All products and recordings are chosen independently by our editorial team. This review contains affiliate links and we may receive a commission for purchases made. Please read our affiliates FAQ page to find out more.

Prokofiev • Schnittke: Concerto for Piano and Strings etc

Yefim Bronfman (piano); Cleveland Orchestra/Franz Welser-Möst (Cleveland Orchestra)

Our rating 
4.0 out of 5 star rating 4.0
TCO0003_Schnittke

Prokofiev • Schnittke
Prokofiev: Symphony No. 2; Schnittke: Concerto for Piano and Strings
Yefim Bronfman (piano); Cleveland Orchestra/Franz Welser-Möst
Cleveland Orchestra TCO0003 (CD/SACD)   54:14 mins

Advertisement

It’s exciting to witness an American orchestra go daring in these difficult times. Franz Welser-Möst, the Cleveland Orchestra’s music director, may not be the most visceral of conductors, and that results in an often interesting perspective on Prokofiev’s usually wild Second Symphony. But his thoughtfulness is on display in a booklet article which manages to steer the right side of preachiness. This is certainly a fascinating double-bill. I didn’t know Schnittke’s Concerto for Piano and Strings of 1979, but it’s a vintage work with a spellbinding start from the soloist – the great Yefim Bronfman, capable of both the pearly otherworldliness required at both ends of the concerto but also of massive weight as chord-clusters accumulate and a pounding waltz threatens to break the work’s back half way through. The strings try and pull the piano earthwards, but there’s an escape to the ether at the end as arresting as the one Prokofiev gives the cellist at the end of his Symphony-Concerto.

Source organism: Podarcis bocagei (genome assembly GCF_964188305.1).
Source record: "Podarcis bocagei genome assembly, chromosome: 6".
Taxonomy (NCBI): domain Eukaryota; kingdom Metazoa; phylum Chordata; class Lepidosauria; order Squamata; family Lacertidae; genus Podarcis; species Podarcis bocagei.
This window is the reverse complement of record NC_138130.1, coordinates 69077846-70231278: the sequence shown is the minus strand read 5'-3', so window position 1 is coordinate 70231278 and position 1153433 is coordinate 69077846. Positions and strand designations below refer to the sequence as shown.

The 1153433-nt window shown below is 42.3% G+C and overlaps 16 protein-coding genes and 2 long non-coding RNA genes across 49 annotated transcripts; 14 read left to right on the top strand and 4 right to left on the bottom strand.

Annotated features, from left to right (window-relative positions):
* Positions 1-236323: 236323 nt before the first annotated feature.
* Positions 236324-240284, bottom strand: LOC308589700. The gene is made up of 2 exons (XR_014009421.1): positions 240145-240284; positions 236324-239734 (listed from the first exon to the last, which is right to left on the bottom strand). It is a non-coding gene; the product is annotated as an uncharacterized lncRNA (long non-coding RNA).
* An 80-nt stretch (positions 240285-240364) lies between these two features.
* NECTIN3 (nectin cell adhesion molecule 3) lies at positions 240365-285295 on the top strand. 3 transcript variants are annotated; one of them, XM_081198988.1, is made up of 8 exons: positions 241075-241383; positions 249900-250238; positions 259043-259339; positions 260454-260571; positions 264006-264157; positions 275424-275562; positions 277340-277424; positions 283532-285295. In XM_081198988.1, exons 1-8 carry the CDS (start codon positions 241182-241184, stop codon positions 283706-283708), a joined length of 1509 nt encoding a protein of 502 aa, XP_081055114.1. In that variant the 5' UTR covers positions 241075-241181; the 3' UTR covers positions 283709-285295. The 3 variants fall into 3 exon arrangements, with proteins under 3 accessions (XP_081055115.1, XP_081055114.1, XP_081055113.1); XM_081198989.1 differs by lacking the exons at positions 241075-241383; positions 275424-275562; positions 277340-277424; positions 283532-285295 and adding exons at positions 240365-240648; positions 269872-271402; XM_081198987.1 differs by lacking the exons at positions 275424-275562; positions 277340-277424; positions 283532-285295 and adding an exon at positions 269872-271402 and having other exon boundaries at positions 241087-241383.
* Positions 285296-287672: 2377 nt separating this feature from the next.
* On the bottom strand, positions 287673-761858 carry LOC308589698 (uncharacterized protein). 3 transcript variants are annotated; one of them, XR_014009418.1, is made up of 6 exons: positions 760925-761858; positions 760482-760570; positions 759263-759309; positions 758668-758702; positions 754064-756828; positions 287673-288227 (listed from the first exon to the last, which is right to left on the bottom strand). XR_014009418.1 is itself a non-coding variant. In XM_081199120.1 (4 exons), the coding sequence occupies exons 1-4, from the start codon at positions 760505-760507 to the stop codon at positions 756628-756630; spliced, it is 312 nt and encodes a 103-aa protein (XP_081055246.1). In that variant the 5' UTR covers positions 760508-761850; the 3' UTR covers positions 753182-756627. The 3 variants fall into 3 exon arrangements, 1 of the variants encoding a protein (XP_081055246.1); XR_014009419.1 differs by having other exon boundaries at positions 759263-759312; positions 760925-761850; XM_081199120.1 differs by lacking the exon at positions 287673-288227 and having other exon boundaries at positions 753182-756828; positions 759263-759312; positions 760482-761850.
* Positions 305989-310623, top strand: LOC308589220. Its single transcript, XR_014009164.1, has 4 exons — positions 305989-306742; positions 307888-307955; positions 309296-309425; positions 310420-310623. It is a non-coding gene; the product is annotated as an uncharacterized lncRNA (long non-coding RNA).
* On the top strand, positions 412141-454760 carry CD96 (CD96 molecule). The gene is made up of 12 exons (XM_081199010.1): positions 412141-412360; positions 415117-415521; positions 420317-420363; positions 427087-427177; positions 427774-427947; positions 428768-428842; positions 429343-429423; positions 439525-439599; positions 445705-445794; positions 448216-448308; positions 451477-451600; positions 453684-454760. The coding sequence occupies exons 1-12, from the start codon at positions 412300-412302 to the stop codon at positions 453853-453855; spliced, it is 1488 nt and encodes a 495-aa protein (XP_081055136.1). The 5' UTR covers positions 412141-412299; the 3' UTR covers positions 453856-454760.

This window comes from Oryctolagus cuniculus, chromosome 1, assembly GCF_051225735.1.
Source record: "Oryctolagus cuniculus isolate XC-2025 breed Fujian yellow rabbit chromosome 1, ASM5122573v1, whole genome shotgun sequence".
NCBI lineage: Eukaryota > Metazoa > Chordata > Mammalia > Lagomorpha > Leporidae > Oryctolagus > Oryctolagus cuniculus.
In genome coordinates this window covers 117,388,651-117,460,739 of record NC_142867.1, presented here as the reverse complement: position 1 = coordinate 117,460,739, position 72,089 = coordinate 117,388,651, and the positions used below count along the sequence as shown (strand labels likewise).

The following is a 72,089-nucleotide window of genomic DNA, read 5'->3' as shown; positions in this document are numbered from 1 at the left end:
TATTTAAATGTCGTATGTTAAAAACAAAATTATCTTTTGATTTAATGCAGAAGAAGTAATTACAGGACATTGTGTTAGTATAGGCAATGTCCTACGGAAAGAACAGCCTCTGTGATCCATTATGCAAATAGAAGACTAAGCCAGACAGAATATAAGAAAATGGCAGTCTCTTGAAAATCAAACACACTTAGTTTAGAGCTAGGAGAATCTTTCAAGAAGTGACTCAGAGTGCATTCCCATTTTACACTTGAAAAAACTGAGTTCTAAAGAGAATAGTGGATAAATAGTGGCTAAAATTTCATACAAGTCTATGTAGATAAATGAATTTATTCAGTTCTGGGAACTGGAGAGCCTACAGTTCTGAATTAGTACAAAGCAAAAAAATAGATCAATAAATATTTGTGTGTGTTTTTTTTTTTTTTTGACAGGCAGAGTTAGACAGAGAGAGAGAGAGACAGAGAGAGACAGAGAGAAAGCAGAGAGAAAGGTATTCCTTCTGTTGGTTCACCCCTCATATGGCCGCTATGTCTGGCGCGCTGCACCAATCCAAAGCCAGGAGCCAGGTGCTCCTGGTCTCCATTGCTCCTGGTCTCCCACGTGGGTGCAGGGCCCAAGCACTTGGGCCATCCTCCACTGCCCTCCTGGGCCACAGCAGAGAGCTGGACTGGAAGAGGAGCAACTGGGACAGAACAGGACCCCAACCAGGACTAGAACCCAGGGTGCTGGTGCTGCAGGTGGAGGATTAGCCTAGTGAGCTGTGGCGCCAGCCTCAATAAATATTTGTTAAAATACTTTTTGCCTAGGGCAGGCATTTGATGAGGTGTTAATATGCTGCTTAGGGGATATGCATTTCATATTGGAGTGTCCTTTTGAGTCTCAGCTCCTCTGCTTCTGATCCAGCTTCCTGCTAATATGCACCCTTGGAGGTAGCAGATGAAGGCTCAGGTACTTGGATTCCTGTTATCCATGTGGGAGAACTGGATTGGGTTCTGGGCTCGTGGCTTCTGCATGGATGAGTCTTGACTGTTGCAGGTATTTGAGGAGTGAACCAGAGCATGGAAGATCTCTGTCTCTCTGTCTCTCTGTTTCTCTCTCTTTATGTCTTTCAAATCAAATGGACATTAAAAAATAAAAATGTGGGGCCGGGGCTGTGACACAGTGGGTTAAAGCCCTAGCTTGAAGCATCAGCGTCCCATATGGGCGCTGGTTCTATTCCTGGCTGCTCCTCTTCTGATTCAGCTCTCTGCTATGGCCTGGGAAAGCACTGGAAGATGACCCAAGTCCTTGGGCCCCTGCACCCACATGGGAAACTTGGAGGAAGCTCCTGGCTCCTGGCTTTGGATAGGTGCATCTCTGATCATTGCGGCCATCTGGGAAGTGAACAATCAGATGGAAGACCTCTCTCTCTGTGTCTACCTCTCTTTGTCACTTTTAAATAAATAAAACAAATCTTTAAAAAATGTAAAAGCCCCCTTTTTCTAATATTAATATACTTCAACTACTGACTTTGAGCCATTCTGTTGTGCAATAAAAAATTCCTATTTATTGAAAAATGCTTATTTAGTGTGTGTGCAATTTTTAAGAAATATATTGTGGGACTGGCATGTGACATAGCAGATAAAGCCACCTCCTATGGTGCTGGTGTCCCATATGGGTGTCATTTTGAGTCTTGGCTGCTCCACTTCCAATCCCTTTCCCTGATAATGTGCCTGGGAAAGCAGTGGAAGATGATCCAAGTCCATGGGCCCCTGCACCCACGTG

In live performance you might want more drive in the first movement of Prokofiev Two, but excellent recorded balance allows one to absorb the tone-colours of America’s best brass and all the inner details of a dense score indebted to the ‘style mécanique’ of Honegger’s Pacific 231 (piano and castanets make an impact I’ve not heard before). Haunting atmosphere abounds in the ensuing variations, but the ultimate heavy-metal could do with a bit more shove. Still, you’re left with infinite respect for what Prokofiev was trying to achieve in his most consciously modernistic score.

Advertisement

David Nice